He elucidates, dredging up what seems to be a frustrating memory.  “According to what we had worked out in the contract, I was supposed to take over the franchise from the second expression of the franchise.  And when they decided to go in an opposite direction, you know, it was devastating.  I tried too fight it and carry on.”

Certainly, it’s a circumstance that still baffles many Iron Man franchise fans, but as Howard says, he had to figure out how to move forward.  “The interesting thing was I developed a fascinating philosophy, a very simple one.  It’s called reorienting oneself.  Because oftentimes, when we’re going up, as everything does in the wave particle theory – everything goes up and down – when we’re going up we’re always looking up.  But then the moment we start going down, we start falling, because guess what?  We’re still looking up.  And therefore we’re not facing in the direction in which life has turned.  So if we reorient ourselves into the way life is going, we can gain terminal velocity, and because of the particle wave field, everything is going to go up and go down and go up and go down, and you can gain enough momentum off of the bottom to where you will miss the next down-field, the next portion of it.”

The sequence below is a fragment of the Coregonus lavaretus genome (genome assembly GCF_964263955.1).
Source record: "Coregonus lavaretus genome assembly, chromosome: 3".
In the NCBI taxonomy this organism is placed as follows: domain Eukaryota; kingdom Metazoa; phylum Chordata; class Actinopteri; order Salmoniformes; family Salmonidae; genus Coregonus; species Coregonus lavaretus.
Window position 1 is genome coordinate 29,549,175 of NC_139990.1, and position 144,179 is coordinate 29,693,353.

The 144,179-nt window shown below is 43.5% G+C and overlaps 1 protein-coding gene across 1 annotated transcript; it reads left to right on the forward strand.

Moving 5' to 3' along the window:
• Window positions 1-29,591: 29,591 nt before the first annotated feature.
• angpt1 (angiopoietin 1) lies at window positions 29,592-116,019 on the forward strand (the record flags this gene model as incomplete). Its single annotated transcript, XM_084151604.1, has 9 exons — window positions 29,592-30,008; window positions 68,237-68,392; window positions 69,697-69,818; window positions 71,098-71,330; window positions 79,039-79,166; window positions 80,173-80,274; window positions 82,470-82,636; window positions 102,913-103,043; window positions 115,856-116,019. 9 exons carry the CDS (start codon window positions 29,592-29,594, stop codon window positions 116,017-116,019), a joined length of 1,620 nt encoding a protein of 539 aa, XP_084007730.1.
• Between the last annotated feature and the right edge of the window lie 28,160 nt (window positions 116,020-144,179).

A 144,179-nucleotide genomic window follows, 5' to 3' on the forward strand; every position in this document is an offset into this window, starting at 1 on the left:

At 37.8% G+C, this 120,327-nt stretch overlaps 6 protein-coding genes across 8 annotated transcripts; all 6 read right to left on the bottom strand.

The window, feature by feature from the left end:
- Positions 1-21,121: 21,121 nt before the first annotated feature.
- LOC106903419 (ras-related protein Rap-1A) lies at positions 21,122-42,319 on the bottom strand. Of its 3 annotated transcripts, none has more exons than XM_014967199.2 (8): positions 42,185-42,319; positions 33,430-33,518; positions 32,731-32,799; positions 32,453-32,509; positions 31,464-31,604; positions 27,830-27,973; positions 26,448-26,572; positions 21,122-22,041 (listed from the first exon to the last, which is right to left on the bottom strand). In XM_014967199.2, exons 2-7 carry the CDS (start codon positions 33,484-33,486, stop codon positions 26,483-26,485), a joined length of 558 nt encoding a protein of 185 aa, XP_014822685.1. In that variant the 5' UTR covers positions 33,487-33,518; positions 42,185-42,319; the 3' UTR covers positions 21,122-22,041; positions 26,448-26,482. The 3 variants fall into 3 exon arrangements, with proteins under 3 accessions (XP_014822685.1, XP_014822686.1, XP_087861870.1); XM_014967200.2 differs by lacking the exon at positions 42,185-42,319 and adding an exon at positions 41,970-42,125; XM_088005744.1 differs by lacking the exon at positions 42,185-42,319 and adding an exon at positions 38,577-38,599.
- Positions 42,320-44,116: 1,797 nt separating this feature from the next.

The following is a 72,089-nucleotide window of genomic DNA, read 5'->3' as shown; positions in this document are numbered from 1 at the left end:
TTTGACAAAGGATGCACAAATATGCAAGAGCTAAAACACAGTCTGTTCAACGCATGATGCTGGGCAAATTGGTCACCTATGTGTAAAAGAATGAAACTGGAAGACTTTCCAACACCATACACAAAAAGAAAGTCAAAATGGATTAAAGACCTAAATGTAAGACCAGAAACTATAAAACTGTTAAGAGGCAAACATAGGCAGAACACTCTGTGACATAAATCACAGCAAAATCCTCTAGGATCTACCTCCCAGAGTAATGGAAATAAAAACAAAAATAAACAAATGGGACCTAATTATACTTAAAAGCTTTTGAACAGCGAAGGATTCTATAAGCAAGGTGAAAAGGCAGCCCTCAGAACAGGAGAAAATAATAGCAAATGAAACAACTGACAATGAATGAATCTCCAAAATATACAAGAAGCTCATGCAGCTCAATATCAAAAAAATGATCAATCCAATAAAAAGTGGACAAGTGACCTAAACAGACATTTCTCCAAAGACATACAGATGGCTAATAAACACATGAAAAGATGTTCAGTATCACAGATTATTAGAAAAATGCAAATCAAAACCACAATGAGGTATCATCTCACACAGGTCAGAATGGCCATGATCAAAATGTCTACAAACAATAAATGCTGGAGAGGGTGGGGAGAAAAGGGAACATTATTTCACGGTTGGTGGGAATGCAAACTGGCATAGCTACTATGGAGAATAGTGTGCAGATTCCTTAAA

That’s a complicated, pseudo-philosophical perspective told in semi-scientific terms, but the crux is in the moral: “Once I surrendered to it – you know, okay, I’m no longer in the good graces of the comic world and society has been told that I’m this bad person, so okay, let me go play bad guys for awhile.  I went back to playing bad guys and work has been great!”